There are at least two results of sinful choices: guilt and consequences. By guilt, I mean that which God places onto your spiritual account and for which the impenitent will be eternally lost. By consequences, I refer to the negative circumstances of life that are brought about by the sin. Let us consider these two components.
When a man commits sin, he transgresses God’s law (1 John 3:4) and incurs a debt to God that he is incapable of repaying (Matt. 18:21-35). But because Jesus poured out his lifeblood in suffering the penalty for sin (Heb. 2:9; Matt. 26:28), God can remove that debt (Rom. 3:24; 5:9). It matters not what the sin is; God is “faithful and righteous to forgive us our sins and to cleanse us from all unrighteousness” (1 John 1:9).
Saul of Tarsus is an excellent example of this. Regarding his pre-Christian life he wrote, “I used to persecute the church of God beyond measure and tried to destroy it” (Gal. 1:13). He was “a blasphemer and a persecutor and a violent aggressor” (1 Tim. 1:13). Still, he was “shown mercy” and overflowing grace (v. 13-14).
Praise God for the salvation that is in Christ!
While submitting to the will of God can forever remove the guilt of sin, the temporal consequences may remain long after God has forgiven. Consider the bittersweet case of Moses. While leading God’s people through the Sinai wilderness in search of water, God instructed Moses to speak to a particular rock and water would miraculously come from it (Num. 20:8). In a moment of anger, Moses dishonored God in the presence of the people by striking the rock instead of speaking to it (v. 10-11). As a consequence of his sin, God barred him from entering the Promised Land (v. 12; Deut. 34:1-6).
We know that Moses had the guilt of that sin removed, for centuries later he appeared in his glorified state with Jesus and Elijah on the Mount of Transfiguration (Matt. 17:1-3). Notice, however, that even though God removed the guilt of his sin, he did not remove the temporal consequences. Moses died forgiven, but outside of Canaan.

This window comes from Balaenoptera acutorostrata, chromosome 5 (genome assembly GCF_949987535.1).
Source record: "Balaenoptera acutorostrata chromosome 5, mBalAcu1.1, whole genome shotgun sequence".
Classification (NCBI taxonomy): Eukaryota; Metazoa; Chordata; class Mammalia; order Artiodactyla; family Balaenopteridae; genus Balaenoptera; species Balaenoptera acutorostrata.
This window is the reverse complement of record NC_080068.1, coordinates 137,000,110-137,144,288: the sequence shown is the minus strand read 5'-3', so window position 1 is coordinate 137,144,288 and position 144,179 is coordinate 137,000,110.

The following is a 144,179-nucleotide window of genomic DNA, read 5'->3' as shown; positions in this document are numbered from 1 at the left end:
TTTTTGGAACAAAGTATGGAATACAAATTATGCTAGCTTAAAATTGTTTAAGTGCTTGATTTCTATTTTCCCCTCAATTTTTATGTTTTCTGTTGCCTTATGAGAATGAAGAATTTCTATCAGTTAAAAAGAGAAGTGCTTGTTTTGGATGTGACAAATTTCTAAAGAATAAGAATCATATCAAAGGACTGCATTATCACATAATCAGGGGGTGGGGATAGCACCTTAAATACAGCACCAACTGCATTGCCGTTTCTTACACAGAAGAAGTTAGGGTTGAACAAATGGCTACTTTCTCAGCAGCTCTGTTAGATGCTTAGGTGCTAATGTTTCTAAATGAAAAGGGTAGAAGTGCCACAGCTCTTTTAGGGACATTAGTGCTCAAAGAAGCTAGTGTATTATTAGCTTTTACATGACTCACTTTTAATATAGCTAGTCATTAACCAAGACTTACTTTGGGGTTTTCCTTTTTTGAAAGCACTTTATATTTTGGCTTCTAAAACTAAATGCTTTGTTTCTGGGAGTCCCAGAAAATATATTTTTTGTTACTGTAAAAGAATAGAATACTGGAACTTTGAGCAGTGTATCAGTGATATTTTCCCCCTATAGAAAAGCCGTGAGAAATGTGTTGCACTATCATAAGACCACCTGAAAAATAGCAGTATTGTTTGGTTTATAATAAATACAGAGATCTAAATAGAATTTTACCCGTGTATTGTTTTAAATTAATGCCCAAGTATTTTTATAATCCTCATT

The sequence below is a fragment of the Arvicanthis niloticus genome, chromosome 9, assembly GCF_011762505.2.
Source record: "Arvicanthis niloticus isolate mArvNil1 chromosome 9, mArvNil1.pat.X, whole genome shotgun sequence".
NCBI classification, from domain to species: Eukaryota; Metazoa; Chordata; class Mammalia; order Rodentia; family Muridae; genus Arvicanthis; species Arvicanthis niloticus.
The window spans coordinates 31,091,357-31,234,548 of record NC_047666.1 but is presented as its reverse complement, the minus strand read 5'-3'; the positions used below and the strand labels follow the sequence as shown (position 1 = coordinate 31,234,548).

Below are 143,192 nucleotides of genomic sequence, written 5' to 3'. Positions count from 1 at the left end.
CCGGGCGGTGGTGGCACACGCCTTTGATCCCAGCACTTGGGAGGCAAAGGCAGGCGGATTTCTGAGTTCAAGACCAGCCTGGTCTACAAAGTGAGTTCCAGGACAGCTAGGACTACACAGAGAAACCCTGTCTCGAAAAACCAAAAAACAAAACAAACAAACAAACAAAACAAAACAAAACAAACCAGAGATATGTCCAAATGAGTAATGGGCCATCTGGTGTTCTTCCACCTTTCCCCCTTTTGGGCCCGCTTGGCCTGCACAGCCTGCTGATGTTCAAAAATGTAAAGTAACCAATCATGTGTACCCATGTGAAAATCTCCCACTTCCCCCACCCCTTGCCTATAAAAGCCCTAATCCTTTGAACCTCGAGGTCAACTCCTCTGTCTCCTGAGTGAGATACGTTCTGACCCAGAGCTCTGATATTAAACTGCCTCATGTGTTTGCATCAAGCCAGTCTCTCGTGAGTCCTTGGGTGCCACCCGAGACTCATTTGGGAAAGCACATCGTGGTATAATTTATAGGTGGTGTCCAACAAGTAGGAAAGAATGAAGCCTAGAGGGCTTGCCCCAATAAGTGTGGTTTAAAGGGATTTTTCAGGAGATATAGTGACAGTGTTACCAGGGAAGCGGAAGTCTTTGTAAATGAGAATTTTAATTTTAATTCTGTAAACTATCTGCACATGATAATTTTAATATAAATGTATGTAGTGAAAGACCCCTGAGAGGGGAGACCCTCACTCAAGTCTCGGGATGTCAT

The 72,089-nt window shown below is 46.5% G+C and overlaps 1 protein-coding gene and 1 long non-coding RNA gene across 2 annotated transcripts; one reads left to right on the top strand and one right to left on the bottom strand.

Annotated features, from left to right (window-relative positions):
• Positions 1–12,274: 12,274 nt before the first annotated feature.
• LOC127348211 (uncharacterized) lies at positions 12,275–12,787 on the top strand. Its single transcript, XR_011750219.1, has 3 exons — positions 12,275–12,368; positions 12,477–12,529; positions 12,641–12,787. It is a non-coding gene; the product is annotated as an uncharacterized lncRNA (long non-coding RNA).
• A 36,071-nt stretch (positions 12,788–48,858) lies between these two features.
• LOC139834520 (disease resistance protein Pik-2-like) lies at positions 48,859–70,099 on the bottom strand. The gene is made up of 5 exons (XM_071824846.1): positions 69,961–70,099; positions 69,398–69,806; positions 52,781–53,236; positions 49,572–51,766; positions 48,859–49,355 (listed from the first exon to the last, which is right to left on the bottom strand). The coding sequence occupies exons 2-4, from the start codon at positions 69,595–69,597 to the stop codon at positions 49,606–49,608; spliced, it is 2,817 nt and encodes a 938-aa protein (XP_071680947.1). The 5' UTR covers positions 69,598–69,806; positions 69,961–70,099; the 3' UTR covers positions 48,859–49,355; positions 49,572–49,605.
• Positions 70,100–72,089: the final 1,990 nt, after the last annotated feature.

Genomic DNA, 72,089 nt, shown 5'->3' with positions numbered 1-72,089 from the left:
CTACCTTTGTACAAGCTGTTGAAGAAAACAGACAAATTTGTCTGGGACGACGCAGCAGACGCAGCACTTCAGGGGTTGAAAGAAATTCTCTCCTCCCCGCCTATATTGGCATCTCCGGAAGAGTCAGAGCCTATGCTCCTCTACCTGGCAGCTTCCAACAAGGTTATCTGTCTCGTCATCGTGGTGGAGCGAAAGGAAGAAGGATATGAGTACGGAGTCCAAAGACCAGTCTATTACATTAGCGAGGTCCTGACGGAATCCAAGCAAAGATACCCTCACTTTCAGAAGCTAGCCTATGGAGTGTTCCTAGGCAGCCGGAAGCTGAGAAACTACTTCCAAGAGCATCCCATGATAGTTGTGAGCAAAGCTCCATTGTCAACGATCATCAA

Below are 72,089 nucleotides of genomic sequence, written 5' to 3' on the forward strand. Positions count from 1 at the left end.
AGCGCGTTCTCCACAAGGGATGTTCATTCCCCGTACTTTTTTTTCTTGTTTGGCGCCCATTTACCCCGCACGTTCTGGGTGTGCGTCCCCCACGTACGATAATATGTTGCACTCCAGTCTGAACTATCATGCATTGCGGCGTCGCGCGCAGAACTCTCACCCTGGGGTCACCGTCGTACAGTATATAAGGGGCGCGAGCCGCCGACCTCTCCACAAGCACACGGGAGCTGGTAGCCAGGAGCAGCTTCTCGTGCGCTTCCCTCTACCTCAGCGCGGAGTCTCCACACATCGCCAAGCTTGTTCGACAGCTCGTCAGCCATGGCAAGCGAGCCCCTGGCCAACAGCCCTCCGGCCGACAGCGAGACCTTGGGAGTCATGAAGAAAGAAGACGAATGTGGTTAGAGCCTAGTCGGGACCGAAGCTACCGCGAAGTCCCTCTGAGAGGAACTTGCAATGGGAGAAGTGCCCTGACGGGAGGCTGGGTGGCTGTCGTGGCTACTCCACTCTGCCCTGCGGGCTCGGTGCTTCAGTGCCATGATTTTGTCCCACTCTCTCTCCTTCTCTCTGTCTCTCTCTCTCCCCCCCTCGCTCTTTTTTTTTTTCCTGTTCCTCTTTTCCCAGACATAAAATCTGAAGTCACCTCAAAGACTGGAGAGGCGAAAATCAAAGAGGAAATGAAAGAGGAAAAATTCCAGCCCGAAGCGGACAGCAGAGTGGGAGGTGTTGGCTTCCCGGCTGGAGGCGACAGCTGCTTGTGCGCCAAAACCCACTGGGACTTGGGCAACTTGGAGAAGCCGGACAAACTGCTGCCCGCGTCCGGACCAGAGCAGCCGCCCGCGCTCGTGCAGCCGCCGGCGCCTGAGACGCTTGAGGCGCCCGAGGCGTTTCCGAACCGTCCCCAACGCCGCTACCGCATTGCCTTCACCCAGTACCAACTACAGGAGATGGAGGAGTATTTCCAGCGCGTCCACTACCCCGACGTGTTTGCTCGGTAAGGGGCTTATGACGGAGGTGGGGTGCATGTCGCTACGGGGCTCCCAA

One may commit a crime against society, subsequently seek and obtain God’s forgiveness, but still face a lifetime of consequences. The penitent and forgiven drug abuser of the past may still endure health and family problems the rest of his life. Divorcing one’s mate for a reason other than fornication can be forgiven, but a subsequent remarriage is still forbidden (Matt. 19:3-9).
The Wisdom of Forethought
Wisdom demands that we look before we leap. We should consider the consequences of our actions before we follow through with them, because when we choose an action we choose the consequences of that action. Scripture puts it this way: “Watch the path of your feet” (Prov. 4:26). “The prudent sees the evil and hides himself, but the naïve go on, and are punished for it” (Prov. 22:3).
It is a beautiful thing to have the promise of God’s grace to remove the guilt of our sins and set us on the road to eternal glory (Titus 2:11). But God has never promised to remove the temporal consequences of those sins.